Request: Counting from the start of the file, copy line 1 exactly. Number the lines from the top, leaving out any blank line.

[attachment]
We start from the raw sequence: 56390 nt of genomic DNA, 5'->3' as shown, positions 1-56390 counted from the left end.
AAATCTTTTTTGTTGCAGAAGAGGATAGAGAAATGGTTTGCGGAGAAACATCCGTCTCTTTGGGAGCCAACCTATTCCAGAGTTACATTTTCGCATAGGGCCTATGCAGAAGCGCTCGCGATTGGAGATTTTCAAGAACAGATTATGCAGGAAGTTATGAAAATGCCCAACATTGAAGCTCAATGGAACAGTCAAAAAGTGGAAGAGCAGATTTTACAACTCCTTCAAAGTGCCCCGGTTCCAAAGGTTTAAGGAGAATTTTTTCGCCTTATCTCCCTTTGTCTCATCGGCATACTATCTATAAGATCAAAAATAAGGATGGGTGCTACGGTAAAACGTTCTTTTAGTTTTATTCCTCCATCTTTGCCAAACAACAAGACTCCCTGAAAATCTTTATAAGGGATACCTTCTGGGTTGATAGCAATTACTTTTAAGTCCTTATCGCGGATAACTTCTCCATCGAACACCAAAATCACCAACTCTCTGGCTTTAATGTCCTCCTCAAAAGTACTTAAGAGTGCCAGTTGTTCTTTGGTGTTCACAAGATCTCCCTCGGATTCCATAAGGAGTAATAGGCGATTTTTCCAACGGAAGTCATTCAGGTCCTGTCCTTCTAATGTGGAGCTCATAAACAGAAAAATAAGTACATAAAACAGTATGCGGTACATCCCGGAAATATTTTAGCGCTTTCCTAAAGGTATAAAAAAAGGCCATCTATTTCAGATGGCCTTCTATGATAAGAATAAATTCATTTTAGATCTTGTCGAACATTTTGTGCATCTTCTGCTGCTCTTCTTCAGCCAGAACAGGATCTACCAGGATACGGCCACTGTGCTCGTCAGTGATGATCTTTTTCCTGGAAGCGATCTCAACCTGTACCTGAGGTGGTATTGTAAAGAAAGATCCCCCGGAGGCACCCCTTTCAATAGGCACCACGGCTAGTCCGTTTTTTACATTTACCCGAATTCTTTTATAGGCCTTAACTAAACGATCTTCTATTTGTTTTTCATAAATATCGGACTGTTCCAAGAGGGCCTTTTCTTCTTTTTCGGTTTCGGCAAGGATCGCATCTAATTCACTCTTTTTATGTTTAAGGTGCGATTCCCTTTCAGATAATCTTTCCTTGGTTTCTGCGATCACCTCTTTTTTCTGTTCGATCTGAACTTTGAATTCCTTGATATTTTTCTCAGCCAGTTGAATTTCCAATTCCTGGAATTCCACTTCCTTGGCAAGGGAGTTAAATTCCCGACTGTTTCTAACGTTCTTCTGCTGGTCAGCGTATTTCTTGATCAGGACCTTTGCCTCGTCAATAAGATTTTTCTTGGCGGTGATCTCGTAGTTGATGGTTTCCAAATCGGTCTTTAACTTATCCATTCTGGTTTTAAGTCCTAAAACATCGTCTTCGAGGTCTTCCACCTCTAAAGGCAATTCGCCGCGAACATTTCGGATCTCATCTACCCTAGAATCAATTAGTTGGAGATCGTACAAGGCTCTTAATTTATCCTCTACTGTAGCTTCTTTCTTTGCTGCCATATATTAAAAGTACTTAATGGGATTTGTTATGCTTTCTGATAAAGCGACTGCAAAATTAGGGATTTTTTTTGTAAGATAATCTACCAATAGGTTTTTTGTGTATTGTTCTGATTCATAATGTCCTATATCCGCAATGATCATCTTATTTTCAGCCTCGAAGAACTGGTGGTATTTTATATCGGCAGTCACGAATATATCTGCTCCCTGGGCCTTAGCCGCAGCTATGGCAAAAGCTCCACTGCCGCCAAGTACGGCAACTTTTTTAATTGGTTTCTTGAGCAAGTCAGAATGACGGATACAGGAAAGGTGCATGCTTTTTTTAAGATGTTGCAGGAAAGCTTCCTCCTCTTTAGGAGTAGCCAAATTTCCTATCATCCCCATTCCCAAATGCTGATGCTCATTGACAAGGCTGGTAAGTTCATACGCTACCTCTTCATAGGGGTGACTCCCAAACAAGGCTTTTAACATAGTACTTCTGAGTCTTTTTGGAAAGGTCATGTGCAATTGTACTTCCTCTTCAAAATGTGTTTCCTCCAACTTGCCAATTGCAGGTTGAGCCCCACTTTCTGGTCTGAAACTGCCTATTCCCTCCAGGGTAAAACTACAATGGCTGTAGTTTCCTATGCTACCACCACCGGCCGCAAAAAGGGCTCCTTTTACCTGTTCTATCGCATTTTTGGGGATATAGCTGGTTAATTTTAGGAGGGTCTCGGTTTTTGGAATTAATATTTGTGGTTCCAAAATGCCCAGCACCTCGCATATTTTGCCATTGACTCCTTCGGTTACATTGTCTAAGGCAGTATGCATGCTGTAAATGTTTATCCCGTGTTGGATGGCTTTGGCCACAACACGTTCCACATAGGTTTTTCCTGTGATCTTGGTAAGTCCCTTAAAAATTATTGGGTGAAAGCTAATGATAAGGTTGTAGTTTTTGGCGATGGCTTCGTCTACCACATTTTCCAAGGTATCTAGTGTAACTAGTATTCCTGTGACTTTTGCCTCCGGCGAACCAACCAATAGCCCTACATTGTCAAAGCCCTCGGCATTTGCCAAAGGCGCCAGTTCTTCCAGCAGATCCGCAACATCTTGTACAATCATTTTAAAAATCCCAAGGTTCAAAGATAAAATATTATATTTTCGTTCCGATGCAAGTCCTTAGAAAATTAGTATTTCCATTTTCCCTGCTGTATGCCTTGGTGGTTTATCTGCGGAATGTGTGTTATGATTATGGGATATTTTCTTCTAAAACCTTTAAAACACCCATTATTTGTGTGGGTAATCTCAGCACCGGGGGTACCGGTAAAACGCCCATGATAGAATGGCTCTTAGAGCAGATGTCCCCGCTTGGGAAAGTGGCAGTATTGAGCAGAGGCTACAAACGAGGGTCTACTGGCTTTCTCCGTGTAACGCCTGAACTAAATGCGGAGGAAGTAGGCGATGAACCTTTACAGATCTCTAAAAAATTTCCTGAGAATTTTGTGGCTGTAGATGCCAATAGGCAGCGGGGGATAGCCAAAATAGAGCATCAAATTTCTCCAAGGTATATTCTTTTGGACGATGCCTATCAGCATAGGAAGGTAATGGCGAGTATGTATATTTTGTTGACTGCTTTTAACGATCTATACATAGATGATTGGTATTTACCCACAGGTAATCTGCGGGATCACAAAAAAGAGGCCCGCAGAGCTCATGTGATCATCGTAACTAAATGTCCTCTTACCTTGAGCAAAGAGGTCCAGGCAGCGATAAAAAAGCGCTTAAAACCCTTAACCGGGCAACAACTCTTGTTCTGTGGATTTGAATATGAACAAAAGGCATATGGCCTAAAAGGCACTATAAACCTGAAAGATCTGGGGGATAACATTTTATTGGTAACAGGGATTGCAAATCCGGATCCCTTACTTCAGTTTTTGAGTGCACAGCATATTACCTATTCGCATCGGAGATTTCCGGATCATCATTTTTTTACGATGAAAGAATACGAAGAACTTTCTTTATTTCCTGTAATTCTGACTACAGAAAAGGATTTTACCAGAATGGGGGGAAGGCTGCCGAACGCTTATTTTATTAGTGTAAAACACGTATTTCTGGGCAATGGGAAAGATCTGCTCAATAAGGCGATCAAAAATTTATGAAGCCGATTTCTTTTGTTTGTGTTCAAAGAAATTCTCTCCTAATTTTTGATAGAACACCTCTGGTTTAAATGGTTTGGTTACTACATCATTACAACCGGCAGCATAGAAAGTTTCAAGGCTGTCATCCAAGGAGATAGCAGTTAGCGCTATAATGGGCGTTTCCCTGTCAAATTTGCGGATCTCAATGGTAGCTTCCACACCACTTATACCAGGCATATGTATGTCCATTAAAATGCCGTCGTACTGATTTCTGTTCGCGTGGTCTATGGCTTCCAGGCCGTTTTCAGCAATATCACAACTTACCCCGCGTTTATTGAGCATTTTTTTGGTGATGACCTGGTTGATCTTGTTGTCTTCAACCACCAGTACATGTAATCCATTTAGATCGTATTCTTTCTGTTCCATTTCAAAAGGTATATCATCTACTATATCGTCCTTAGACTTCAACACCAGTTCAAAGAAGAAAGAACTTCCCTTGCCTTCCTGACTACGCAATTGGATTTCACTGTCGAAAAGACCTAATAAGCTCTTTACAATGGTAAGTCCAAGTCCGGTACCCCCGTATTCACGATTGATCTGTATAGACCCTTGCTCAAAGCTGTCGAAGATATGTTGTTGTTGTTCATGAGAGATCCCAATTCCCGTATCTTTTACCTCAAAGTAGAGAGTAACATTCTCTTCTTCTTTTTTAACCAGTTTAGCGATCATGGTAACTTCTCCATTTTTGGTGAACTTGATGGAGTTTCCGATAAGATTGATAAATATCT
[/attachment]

We start from the raw sequence: 56390 nt of genomic DNA, 5'->3' as shown, positions 1-56390 counted from the left end.